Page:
Monday, February 25 before leaving Malawi I stopped in Karonga to spend the last kwachas, MWK, by putting diesel fuel in the tanks. I arrived at the border between Malawi and Tanzania at Songwe around 8:30 where I was alone. My passport received the exit stamp and the two vouchers of the carnet de passage en douane were duly filled and stamped. After the bridge over the Songwe River the customs post of Tanzania, here, accommodated me without drum nor trumpets but although I was always alone, waiting was long for obtaining the 90 day visa for US$50, then the filling of the carnet de passage en douane and finally the payment of the tax of use of the roads for two months for US$45 to pay at the bank. I leave the enclosure around 10:00 i.e. 11:00, time zone of the East Africa, UTC+3. But at the gate a guy provided with a red apparatus delivered me a ticket of toll of 10,000 Tsh, TZS, for the use of an end of road crossing the village of Kasumulu!
The road from the border to Mbeya climbs up to +2000 meters high to go down again to 1757 meters altitude at the entrance of the city. As to each entry in a new country I proceeded to the three usual purchases, the SIM card for Wi-Fi, the diesel full of the three tanks and, of course of the supply in food for the driver. During the purchase of the SIM card a violent storm fell down on the city; I waited in the shop to expect a lull. Between two downpours I found a parking behind a small public garden to spend one peaceful night.
Tuesday, February 26 I decided to go to see World's End Viewpoint praised by Lonely-Planet. The road curves up to +2400 meters of altitude in tea plantations. The point of view is located on a peak connecting two hills where a large carpark is to bivouac. I settled for one night at 2102 meters of altitude dominating a landscape resembling a spinach dish. At the beginning of afternoon the thunder thundered announcing a storm. In one moment the carpark was in the clouds.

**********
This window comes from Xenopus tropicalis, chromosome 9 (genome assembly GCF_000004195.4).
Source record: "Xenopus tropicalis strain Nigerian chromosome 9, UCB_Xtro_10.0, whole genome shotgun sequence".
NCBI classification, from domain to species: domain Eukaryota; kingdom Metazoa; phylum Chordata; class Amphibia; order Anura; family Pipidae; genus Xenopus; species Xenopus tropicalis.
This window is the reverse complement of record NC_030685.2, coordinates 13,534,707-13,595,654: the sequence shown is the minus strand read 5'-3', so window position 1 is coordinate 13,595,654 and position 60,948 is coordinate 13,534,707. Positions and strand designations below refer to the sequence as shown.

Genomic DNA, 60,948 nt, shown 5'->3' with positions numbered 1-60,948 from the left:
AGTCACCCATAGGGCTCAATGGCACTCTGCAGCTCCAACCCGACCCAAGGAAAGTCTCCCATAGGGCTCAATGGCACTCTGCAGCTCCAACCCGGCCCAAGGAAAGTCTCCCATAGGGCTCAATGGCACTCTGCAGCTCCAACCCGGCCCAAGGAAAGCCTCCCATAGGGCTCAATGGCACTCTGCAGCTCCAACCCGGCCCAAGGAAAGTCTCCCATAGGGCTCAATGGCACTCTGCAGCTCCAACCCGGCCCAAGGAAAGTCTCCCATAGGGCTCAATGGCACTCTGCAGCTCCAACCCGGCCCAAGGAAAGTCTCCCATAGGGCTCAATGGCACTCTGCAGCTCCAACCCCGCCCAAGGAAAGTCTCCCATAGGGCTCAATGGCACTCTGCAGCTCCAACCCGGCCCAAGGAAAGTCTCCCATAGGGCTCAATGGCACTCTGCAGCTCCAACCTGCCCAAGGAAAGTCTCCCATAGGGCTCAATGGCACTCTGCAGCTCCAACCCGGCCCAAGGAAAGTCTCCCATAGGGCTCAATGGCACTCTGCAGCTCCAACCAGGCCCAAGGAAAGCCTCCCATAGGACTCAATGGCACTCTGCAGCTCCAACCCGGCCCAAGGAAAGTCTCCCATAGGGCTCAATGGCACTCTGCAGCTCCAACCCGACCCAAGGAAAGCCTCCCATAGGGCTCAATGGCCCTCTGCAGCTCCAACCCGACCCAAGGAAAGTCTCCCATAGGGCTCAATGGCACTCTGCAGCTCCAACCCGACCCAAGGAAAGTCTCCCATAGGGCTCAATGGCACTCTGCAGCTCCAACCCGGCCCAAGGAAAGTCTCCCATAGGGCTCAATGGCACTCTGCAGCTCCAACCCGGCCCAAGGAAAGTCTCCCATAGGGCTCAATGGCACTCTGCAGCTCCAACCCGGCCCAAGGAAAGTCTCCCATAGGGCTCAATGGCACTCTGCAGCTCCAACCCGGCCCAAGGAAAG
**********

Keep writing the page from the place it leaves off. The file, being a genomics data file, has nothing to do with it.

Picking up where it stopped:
After a resting night at 2102 meters of altitude I went down to 1843 meters at the edge of the Lake Nzivi by hoping that the rain will not be too abundant making the track muddy. The road from Mbeya to Nyororo is without much interest quite to the contrary, there are many villages which are preceded by three times five bitumen rolls separate by 20 meters making vibrate the vehicle to announce an elevated pedestrian crossing to take at very low speed. In end of the day I was harassed with this constraint and very anger. I felt sorry for the truck drivers. At all events speed is limited at 80 km/h and in the villages at 50 km/h. The road curving in the mountains the mean speed is lower than 50km/h on the 240 km than I traversed to bivouac at the edge of the lake.
Thursday, February 28 I left the edges of the lake Nzivi for Isimila Stone Age Site. It is a deep gorge alas dominated by pylons of electric cables, excavated by the erosion which cut gigantic pillars called chimneys of fairies in France. After the climbing of a gullied and stony track I approached a balcony overhanging the gorge and the pillars; then after a painfully descent I walked on in the river bed twisting between the structures. The river dug a tunnel which I cross with precaution by depositing all my implements. The return to the entry was always carried out while walking on in the muddy river bed. A small museum exhibits artifacts dating back to 60,000 to 100,000 years. This visit lasted approximately two hours. I turned back to install my bivouac in the Old Kisolanza Farm House during two days to have rest this visit at 1662 meters of altitude to make lie the cardiologists but alas to make right to the rheumatologists.
Saturday, March 2 the town of Iringa did not hold my attention solely to make wash my truck. Moreover the road which goes up to the city is sown with rolls of bitumen which make dance the samba to all vehicles. Who are the dummies who decided this installation. It would be necessary to encourage the bus, truck drivers and other vehicle drivers to be expressed with a yellow waistcoat.
|Iringa, Clock Tower||Iringa, gas station|
Sunday, March 3 was a long driving day to go to Dar Es Salaam; not having found any bivouac close to the city I stationed in front of the entry of Mercedes-Benz to take appointment to make the routine maintenance of the truck.